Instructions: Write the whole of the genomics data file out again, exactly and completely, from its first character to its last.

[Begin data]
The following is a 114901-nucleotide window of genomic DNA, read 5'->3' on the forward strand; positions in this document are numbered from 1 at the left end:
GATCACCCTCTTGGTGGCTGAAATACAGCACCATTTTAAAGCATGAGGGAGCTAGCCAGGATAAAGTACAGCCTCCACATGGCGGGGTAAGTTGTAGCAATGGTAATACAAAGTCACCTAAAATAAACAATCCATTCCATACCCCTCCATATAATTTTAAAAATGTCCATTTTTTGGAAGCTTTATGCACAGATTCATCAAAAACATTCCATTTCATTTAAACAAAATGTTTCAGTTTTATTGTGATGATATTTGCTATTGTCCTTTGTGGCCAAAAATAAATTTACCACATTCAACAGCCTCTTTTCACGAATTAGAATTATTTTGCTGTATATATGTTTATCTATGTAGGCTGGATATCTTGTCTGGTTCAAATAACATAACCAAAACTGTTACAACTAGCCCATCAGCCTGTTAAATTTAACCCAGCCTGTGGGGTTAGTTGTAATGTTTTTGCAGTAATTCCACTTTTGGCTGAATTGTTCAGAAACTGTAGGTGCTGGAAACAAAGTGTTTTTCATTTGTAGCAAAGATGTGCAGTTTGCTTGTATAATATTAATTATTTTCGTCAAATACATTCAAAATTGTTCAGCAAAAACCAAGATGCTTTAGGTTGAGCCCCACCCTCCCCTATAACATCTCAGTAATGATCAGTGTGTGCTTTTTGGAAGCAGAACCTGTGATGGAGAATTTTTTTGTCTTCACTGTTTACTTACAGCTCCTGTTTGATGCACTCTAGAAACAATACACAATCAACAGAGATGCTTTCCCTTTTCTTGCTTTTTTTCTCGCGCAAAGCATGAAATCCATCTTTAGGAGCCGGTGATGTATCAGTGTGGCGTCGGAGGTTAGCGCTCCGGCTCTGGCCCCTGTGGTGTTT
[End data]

The following is a 114901-nucleotide window of genomic DNA, read 5'->3' on the forward strand; positions in this document are numbered from 1 at the left end:
GATCACCCTCTTGGTGGCTGAAATACAGCACCATTTTAAAGCATGAGGGAGCTAGCCAGGATAAAGTACAGCCTCCACATGGCGGGGTAAGTTGTAGCAATGGTAATACAAAGTCACCTAAAATAAACAATCCATTCCATACCCCTCCATATAATTTTAAAAATGTCCATTTTTTGGAAGCTTTATGCACAGATTCATCAAAAACATTCCATTTCATTTAAACAAAATGTTTCAGTTTTATTGTGATGATATTTGCTATTGTCCTTTGTGGCCAAAAATAAATTTACCACATTCAACAGCCTCTTTTCACGAATTAGAATTATTTTGCTGTATATATGTTTATCTATGTAGGCTGGATATCTTGTCTGGTTCAAATAACATAACCAAAACTGTTACAACTAGCCCATCAGCCTGTTAAATTTAACCCAGCCTGTGGGGTTAGTTGTAATGTTTTTGCAGTAATTCCACTTTTGGCTGAATTGTTCAGAAACTGTAGGTGCTGGAAACAAAGTGTTTTTCATTTGTAGCAAAGATGTGCAGTTTGCTTGTATAATATTAATTATTTTCGTCAAATACATTCAAAATTGTTCAGCAAAAACCAAGATGCTTTAGGTTGAGCCCCACCCTCCCCTATAACATCTCAGTAATGATCAGTGTGTGCTTTTTGGAAGCAGAACCTGTGATGGAGAATTTTTTTGTCTTCACTGTTTACTTACAGCTCCTGTTTGATGCACTCTAGAAACAATACACAATCAACAGAGATGCTTTCCCTTTTCTTGCTTTTTTTCTCGCGCAAAGCATGAAATCCATCTTTAGGAGCCGGTGATGTATCAGTGTGGCGTCGGAGGTTAGCGCTCCGGCTCTGGCCCCTGTGGTGTTT